"Sunset Crater Volcano from O'leary" by U.S. National Park Service , public domain

Sunset Crater Volcano

National Monument - Arizona

Sunset Crater Volcano National Monument is in the north-central part of the U.S. state of Arizona, created to protect Sunset Crater, a cinder cone within the San Francisco Volcanic Field.

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maps

Official visitor map of Wupatki National Monument (NM) in Arizona. Published by the National Park Service (NPS).Wupatki - Visitor Map

Official visitor map of Wupatki National Monument (NM) in Arizona. Published by the National Park Service (NPS).

Map of the U.S. National Park System. Published by the National Park Service (NPS).National Park System - National Park Units

Map of the U.S. National Park System. Published by the National Park Service (NPS).

Map of the U.S. National Park System with Unified Regions. Published by the National Park Service (NPS).National Park System - National Park Units and Regions

Map of the U.S. National Park System with Unified Regions. Published by the National Park Service (NPS).

Map of the U.S. National Heritage Areas. Published by the National Park Service (NPS).National Park System - National Heritage Areas

Map of the U.S. National Heritage Areas. Published by the National Park Service (NPS).

Motor Vehicle Travel Map (MVTM) of the Coconino National Forest (NF) in Arizona. Published by the U.S. Forest Service (USFS).Coconino MVTM - 2021

Motor Vehicle Travel Map (MVTM) of the Coconino National Forest (NF) in Arizona. Published by the U.S. Forest Service (USFS).

Motor Vehicle Use Map (MVUM) of the North Half of Coconino National Forest (NF). Published by the U.S. Forest Service (USFS).Coconino MVUM - North 2020

Motor Vehicle Use Map (MVUM) of the North Half of Coconino National Forest (NF). Published by the U.S. Forest Service (USFS).

Motor Vehicle Use Map (MVUM) for Winter travel in Coconino National Forest (NF). Published by the U.S. Forest Service (USFS).Coconino MVUM - Winter 2017

Motor Vehicle Use Map (MVUM) for Winter travel in Coconino National Forest (NF). Published by the U.S. Forest Service (USFS).

Coconino County Map of Arizona Surface Management Responsibility. Published by Arizona State Land Department and U.S. Bureau of Land Management (BLM).AZ Surface Management Responsibility - Coconino County

Coconino County Map of Arizona Surface Management Responsibility. Published by Arizona State Land Department and U.S. Bureau of Land Management (BLM).

Statewide Map of Arizona Surface Management Responsibility. Published by Arizona State Land Department and U.S. Bureau of Land Management (BLM).AZ Surface Management Responsibility - Arizona State

Statewide Map of Arizona Surface Management Responsibility. Published by Arizona State Land Department and U.S. Bureau of Land Management (BLM).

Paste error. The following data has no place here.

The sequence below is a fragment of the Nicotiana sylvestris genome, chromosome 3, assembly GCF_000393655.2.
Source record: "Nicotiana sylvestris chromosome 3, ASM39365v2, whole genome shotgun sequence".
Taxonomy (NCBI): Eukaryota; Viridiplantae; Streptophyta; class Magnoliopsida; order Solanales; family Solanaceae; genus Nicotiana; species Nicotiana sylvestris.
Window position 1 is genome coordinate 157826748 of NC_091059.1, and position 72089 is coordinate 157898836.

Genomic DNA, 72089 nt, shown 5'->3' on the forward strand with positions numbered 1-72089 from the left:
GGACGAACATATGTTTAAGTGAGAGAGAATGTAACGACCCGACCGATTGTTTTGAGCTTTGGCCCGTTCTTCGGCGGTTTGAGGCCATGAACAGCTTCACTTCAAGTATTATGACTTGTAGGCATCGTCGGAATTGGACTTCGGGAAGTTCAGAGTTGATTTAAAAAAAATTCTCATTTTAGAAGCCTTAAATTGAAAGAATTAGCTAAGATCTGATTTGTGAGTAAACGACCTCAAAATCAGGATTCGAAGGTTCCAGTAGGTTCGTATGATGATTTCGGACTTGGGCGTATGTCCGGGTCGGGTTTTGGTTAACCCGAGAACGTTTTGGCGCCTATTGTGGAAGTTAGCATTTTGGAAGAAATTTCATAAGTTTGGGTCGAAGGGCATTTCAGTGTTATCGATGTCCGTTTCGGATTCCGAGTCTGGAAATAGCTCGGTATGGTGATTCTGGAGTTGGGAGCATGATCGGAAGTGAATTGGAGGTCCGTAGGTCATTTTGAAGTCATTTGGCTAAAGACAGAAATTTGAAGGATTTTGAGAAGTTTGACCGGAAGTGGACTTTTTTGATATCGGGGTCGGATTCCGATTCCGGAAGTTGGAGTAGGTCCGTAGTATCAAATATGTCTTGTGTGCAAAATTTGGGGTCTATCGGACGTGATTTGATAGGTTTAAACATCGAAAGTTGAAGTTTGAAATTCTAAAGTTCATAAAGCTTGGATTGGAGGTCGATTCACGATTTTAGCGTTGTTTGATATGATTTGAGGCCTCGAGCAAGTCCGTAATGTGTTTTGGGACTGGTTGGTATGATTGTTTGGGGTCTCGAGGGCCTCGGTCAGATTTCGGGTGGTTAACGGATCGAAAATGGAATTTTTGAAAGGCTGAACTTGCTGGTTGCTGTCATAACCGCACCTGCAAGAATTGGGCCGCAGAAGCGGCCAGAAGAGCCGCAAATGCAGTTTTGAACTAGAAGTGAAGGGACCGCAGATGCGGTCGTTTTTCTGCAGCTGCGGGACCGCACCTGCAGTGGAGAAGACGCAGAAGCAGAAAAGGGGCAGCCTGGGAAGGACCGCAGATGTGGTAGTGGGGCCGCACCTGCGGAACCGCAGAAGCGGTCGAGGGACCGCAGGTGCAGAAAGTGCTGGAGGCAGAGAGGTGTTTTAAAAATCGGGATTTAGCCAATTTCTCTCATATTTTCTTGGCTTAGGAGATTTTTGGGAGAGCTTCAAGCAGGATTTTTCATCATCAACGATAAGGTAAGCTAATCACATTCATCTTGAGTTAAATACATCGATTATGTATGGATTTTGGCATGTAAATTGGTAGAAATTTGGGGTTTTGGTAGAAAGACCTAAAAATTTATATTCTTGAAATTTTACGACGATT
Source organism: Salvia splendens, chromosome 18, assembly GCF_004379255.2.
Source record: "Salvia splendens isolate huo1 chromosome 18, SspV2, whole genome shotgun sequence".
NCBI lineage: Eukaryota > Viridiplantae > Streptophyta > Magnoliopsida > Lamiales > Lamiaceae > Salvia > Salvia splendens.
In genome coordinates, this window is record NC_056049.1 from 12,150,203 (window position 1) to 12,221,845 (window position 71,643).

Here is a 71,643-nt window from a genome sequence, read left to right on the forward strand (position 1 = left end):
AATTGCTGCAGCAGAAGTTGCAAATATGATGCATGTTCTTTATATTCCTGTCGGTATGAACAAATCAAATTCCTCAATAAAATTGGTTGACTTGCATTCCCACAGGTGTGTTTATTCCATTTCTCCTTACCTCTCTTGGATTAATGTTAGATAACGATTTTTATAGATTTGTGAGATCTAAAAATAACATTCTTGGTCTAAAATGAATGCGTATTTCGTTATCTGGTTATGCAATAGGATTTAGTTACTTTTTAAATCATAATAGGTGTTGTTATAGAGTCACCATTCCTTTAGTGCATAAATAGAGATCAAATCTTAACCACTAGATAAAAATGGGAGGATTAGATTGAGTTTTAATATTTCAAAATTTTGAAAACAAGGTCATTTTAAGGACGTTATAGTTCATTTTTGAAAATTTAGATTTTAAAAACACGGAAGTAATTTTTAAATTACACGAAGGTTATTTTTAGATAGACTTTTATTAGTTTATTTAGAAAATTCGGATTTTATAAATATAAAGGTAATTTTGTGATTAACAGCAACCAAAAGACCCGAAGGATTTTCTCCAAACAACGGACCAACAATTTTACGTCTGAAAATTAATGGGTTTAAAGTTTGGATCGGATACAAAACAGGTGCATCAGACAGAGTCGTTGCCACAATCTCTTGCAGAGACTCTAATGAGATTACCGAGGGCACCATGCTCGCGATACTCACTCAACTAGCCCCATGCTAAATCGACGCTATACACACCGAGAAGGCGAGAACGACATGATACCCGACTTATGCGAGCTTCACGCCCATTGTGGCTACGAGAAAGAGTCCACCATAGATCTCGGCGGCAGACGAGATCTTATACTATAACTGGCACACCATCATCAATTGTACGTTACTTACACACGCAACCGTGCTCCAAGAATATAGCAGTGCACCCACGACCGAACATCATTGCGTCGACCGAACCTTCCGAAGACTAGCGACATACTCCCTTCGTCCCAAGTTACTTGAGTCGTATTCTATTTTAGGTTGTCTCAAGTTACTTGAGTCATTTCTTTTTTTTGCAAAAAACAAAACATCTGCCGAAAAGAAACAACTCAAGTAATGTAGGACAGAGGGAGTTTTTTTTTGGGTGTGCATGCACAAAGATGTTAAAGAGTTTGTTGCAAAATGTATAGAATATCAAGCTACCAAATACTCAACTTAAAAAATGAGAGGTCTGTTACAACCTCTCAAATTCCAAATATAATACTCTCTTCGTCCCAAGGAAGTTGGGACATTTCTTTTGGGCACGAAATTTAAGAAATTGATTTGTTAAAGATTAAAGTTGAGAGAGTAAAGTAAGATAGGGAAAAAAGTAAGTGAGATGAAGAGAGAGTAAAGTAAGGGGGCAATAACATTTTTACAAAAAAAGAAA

https://www.nps.gov/sucr/index.htm https://en.wikipedia.org/wiki/Sunset_Crater Sunset Crater Volcano National Monument is in the north-central part of the U.S. state of Arizona, created to protect Sunset Crater, a cinder cone within the San Francisco Volcanic Field. The lava flow lies on the land like a dream, a wonderland of rock. A thousand years ago the ground was torn open and lava erupted into the sky, forever changing the landscape and the lives of the people who lived here. A thousand years later, trees and flowers grow among the rocks, and people visit the lava flow to see and remember the most recent volcanic eruption in Arizona. From Flagstaff, travel north on US Highway 89; from Page and the east entrance of the Grand Canyon, travel south on Highway 89. Sunset Crater Volcano and Wupatki National Monuments are both on the loop road FR-545, which meets Highway 89 near mile markers 430 (Sunset Crater Volcano) and 444 (Wupatki). Sunset Crater Volcano Visitor Center This facility contains a museum and is located across the street from the Bonito Campground, which is operated by the U.S. Forest Service. The visitor center is staffed daily. Children can obtain Junior Ranger activities here. From U.S. Highway 89, turn east between mile markers 430 and 431. Drive two miles, and the visitor center is located on the right. Bonito Campground This U.S. Forest Service campground is located across the street from the Sunset Crater Volcano visitor center. 44 single unit sites with tables, fire rings, and cooking grills. Closed during winter. No reservations are accepted. Contact 928-526-0866 for more information. Sunset Crater Volcano a cinder cone volcano and ponderosa pine trees Sunset Crater Volcano is named for the color of the rusty red cinders near its peak. Sunset Crater and Bonito Lava Flow a jagged field of lava beneath a cinder cone volcano Three trails allow visitors to explore the Bonito Lava Flow. Lenox Crater and the San Francisco Peaks a massive volcano rising behind a smaller, tree-covered volcano in the foreground Sunset Crater Volcano is the most recent eruption in the San Francisco volcanic field. Visitors can climb Lenox Crater, foreground, for excellent views of the field, including the San Francisco Peaks. Lone Ponderosa a small ponderosa pine tree in a field of rolling cinder hills Geologists and biologists study the area surrounding Sunset Crater Volcano to better understand how landscapes recover after an eruption. Ponderosas Reaching Skyward tall pine trees grow beneath the Sunset Crater Volcano cinder cone On warm days, the bark of ponderosa pine trees smells like vanilla or butterscotch. Sunset Crater in winter A snow-covered cinder cone and lava flow under a clear blue sky A dusting of snow adds depth and color to the stark landscape of the lava flow Inventory and Monitoring Data Help Flagstaff Area National Monuments Meet Resource Management Challenges From inventory data, to long-term monitoring data sets, to special projects, Southern Colorado Plateau Network data on vegetation communities, wildlife, and hydrology has informed much of the work being done in the network’s 19 parks. Cinder cone with crater, surrounded by pine trees. NPS Geodiversity Atlas—Sunset Crater Volcano National Monument, Arizona Each park-specific page in the NPS Geodiversity Atlas provides basic information on the significant geologic features and processes occurring in the park. Links to products from Baseline Geologic and Soil Resources Inventories provide access to maps and reports. [Site Under Development] sunset volcano cone and crater The Colorado Plateau The Colorado Plateau is centered on the four corners area of the Southwest, and includes much of Arizona, Utah, Colorado, and New Mexico. Hazy Fajada Butte, Chaco Culture National Monument Wildland Fire in Douglas Fir: Western United States Douglas fir is widely distributed throughout the western United States, as well as southern British Columbia and northern Mexico. Douglas fir is able to survive without fire, its abundantly-produced seeds are lightweight and winged, allowing the wind to carry them to new locations where seedlings can be established. Close-up of Douglas fir bark and needles. Vegetation Characterization and Mapping on the Southern Colorado Plateau Vegetation mapping is a tool used by botanists, ecologists, and land managers to better understand the abundance, diversity, and distribution of different vegetation types across a landscape. Vegetation plots used for the classification and mapping of El Malpais NM Climate Change on the Southern Colorado Plateau The combination of high. elevation and a semi-arid climate makes the Colorado Plateau particularly vulnerable to climate change. Climate models predict that over the next 100 years, the Southwest will become warmer and even more arid, with more extreme droughts than the region has experienced in the recent past. One result of climate change may be more, larger floods, like this flash flood in Glen Canyon NRA Herbert Hoover's National Parks Herbert Hoover is not thought of as one of our better presidents, but he made lasting contributions in the national parks he established. During Herbert Hoover's presidency from 1929 to 1933, the land designated for new national parks and monuments increased by 40 percent. Sepia photo of Herbert Hoover standing at the rim of the Grand Canyon. Series: Geologic Time Periods in the Cenozoic Era The Cenozoic Era (66 million years ago [MYA] through today) is the "Age of Mammals." North America’s characteristic landscapes began to develop during the Cenozoic. Birds and mammals rose in prominence after the extinction of giant reptiles. Common Cenozoic fossils include cat-like carnivores and early horses, as well as ice age woolly mammoths. fossils on display at a visitor center Series: National Park Service Geodiversity Atlas The servicewide Geodiversity Atlas provides information on <a href="https://www.nps.gov/subjects/geology/geoheritage-conservation.htm">geoheritage</a> and <a href="https://www.nps.gov/subjects/geology/geodiversity.htm">geodiversity</a> resources and values all across the National Park System to support science-based management and education. The <a href="https://www.nps.gov/orgs/1088/index.htm">NPS Geologic Resources Division</a> and many parks work with National and International <a href="https://www.nps.gov/subjects/geology/park-geology.htm">geoconservation</a> communities to ensure that NPS abiotic resources are managed using the highest standards and best practices available. park scene mountains Series: Defining the Southwest The Southwest has a special place in the American imagination – one filled with canyon lands, cacti, roadrunners, perpetual desert heat, a glaring sun, and the unfolding of history in places like Tombstone and Santa Fe. In the American mind, the Southwest is a place without boundaries – a land with its own style and its own pace – a land that ultimately defies a single definition. Maize agriculture is one component of a general cultural definition of the Southwest. Quaternary Period—2.58 MYA to Today Massive ice sheets advanced and retreated across North America during much of the Quaternary, carving landscapes in many parks. Bering Land Bridge National Preserve contains geologic evidence of lower sea level during glacial periods, facilitating the prehistoric peopling of the Americas. The youngest rocks in the NPS include the lava of Hawaii Volcanoes National Park and the travertine at Yellowstone National Park, which can be just a few hours old. fossil bone bed and murals of mammoths Cenozoic Era The Cenozoic Era (66 million years ago [MYA] through today) is the "Age of Mammals." North America’s characteristic landscapes began to develop during the Cenozoic. Birds and mammals rose in prominence after the extinction of giant reptiles. Common Cenozoic fossils include cat-like carnivores and early horses, as well as ice age woolly mammoths. fossils on display in a visitor center Sub-Plinian Eruptions Sub-Plinian eruptions create high eruption columns that are unsteady. Pyroclastic flows and lahars also form during these eruptions from composite volcanoes. volcanic ash eruption Find Your Park on Route 66 Route 66 and the National Park Service have always had an important historical connection. Route 66 was known as the great road west and after World War II families on vacation took to the road in great numbers to visit the many National Park Service sites in the Southwest and beyond. That connection remains very alive and present today. Take a trip down Route 66 and Find Your Park today! A paved road with fields in the distance. On the road is a white Oklahoma Route 66 emblem. Magmatic Eruptions Magmatic eruptions include fresh lava or tephra from a magma source. Magmatic eruptions range from quiet effusions of lava to extremely explosive eruptions that can blow apart mountains and send ash clouds around the globe. volcanic eruption with glowing lava seen at night Changing Patterns of Water Availability May Change Vegetation Composition in US National Parks Across the US, changes in water availability are altering which plants grow where. These changes are evident at a broad scale. But not all areas experience the same climate in the same way, even within the boundaries of a single national park. A new dataset gives park managers a valuable tool for understanding why vegetation has changed and how it might change in the future under different climate-change scenarios. Green, orange, and dead grey junipers in red soil, mountains in background Cinder Cones Cinder cones are typically simple volcanoes that consist of accumulations of ash and cinders around a vent. Sunset Crater Volcano and Capulin Volcano are cinder cones. photo of a dry grassy field with a cinder cone in the distance Water Resources on the Colorado Plateau Describes the origin, uses, threats to, and conservation of water on the Colorado Plateau. Dark green body of water winding through red rock formations with brilliant sun overhead.